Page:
Why don’t you go ahead and pull that stuff out? Here’s what you’ll need: 

  • Cornmeal- I prefer a fine yellow cornmeal. Do not use a coarse grind for this recipe.
  • Salt– kosher salt is king. 
  • Boiling Water- I like to just use my tea kettle and wait until the whistle blows! 
  • Bacon Fat- if you don’t have any, replace it with either vegetable or canola oil. 
  • Eggs- room temperature, large eggs are best here. 
  • Heavy Whipping Cream- I like to let the cream sit out while the cornmeal cools down so it’s not so cold when it’s added. 
  • Baking Powder- be sure to use fresh, active baking powder. 

How To Make Corn Pone

Corn Pone is so easy to make! Most of the baking time is inactive and the result is a tender, hearty, and delicious bread. 

Here are a few things to keep in mind while you’re in the kitchen:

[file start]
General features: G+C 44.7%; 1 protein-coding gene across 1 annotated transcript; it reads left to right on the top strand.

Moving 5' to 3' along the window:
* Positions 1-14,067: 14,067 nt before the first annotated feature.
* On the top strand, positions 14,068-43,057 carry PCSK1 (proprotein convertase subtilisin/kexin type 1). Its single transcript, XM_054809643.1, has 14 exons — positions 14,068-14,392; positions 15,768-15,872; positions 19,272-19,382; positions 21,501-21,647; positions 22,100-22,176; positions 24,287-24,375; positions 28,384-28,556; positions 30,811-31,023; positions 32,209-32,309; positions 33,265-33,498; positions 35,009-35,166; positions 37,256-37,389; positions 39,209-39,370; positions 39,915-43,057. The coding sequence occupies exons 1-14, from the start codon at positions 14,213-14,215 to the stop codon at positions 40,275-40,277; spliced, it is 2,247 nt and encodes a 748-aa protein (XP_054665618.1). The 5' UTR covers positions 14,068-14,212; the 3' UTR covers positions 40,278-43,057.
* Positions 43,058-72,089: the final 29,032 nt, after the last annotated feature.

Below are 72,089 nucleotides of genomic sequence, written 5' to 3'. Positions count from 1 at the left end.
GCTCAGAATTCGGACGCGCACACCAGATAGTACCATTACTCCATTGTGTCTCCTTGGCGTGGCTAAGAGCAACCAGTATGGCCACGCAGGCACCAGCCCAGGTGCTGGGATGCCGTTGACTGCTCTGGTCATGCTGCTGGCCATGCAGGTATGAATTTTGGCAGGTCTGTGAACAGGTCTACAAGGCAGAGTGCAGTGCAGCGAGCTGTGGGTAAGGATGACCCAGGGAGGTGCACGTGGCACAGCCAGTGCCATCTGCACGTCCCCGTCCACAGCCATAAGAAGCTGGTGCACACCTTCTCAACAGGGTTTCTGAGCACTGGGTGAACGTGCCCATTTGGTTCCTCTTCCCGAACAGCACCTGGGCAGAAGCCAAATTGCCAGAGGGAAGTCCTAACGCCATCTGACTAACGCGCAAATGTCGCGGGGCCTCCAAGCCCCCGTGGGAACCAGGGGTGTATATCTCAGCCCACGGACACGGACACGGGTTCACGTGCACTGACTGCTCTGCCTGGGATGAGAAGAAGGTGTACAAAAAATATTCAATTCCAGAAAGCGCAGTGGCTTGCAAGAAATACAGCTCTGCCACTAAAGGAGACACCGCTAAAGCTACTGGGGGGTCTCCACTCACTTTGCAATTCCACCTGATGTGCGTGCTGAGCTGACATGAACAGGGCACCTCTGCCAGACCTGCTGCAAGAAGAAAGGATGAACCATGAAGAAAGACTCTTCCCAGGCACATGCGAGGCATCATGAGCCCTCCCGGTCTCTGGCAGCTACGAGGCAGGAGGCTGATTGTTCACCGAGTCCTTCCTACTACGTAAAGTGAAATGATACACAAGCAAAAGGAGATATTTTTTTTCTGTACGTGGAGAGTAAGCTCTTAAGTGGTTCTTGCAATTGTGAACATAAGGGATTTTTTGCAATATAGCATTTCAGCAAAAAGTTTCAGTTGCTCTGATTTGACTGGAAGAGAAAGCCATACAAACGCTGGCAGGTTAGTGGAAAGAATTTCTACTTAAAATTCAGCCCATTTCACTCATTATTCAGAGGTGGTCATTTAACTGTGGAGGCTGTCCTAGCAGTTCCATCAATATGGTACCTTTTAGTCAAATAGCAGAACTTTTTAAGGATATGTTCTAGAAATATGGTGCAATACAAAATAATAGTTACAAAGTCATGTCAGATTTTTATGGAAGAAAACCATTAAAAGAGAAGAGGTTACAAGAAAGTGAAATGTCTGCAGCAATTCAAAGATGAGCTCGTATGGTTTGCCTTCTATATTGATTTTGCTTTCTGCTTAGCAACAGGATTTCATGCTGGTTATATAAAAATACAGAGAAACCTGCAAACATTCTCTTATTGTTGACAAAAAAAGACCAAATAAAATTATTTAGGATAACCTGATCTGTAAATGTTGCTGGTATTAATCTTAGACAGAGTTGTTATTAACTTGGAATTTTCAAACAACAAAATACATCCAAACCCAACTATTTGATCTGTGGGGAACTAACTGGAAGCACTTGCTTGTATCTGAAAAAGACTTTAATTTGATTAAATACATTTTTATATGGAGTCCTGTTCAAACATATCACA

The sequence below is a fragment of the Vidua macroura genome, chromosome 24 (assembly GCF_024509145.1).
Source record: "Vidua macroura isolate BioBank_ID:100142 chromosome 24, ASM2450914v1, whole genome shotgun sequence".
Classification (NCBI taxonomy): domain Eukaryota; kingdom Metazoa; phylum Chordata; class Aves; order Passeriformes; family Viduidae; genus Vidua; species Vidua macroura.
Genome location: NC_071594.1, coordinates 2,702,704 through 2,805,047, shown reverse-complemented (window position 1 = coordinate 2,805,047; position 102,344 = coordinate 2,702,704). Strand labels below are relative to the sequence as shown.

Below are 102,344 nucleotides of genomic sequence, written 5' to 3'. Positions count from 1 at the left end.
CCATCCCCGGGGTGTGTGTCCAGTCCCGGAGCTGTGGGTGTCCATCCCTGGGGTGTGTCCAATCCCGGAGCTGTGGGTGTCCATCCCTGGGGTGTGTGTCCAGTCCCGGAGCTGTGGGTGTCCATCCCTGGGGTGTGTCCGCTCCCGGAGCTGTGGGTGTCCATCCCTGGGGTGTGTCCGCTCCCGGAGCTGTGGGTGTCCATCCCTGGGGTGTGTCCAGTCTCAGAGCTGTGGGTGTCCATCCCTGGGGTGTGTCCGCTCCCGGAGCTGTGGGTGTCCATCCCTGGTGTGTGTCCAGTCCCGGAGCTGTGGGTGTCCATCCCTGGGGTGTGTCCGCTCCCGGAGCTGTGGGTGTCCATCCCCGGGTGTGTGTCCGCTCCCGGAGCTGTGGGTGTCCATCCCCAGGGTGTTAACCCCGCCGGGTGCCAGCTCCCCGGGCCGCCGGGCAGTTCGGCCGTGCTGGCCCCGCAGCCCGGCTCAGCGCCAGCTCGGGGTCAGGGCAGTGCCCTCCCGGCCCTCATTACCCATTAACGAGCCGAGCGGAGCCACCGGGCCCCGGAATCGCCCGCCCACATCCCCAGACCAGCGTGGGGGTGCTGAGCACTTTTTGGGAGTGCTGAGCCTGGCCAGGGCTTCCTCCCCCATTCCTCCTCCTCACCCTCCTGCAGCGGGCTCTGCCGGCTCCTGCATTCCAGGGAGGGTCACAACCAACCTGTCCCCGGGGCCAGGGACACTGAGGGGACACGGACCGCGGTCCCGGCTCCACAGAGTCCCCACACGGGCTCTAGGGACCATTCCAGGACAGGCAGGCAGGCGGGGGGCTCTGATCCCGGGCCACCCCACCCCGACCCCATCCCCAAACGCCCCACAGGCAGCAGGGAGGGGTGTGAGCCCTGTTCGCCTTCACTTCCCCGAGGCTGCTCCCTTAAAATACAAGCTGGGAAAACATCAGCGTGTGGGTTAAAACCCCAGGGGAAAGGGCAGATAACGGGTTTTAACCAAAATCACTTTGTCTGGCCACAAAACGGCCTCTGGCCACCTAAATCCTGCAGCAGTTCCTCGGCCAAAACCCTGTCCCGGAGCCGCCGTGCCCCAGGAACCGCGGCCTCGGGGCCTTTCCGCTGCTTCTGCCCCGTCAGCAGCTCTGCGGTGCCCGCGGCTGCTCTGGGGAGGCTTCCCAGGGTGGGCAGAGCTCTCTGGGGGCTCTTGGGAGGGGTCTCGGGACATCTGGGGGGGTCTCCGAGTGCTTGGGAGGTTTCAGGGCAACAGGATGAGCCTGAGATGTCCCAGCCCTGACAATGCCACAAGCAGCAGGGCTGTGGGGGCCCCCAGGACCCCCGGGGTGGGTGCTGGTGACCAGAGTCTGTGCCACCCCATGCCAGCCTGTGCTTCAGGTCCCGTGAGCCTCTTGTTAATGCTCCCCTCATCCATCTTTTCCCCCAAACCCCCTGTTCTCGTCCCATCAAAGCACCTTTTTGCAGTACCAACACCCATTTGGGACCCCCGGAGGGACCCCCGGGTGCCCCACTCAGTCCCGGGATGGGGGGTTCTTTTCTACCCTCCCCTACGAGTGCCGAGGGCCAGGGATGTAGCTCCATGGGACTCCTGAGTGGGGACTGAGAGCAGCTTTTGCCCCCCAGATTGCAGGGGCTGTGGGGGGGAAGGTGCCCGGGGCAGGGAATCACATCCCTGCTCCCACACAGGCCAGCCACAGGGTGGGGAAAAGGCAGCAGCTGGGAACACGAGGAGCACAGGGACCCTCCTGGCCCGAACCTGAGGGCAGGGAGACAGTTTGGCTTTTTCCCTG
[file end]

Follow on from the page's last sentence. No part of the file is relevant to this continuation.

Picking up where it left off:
Cornmeal and dry ingredients in a clear bowl before stirring together
  • Use Boiling Water. The temperature of the water will heavily dictate the texture of your corn pone. 
Boiled cornmeal and ingredients patted into a cast iron skillet
  • Wait for the Cornmeal to Cool. Once the water has been mixed into the cornmeal, salt, and bacon fat, allow it all to cool for at least an hour. In the meantime, grease your skillet and preheat the oven. 
Baked corn pone with butter and honey being drizzled on top
  • Check for Doneness Early To avoid a dry corn pone, start checking for doneness with a toothpick at around 25 minutes. The pick should come back with a few moist crumbs. 

An overhead shot of slices of corn pone on white plates with some in a cast iron skillet nearby
How to Serve it

This versatile carb can be eaten on its own with a side of butter, maple syrup, jam, or honey. Corn pone also makes a great side to most traditional Southern comfort recipes like fried chicken, collard greens, or black eyed peas.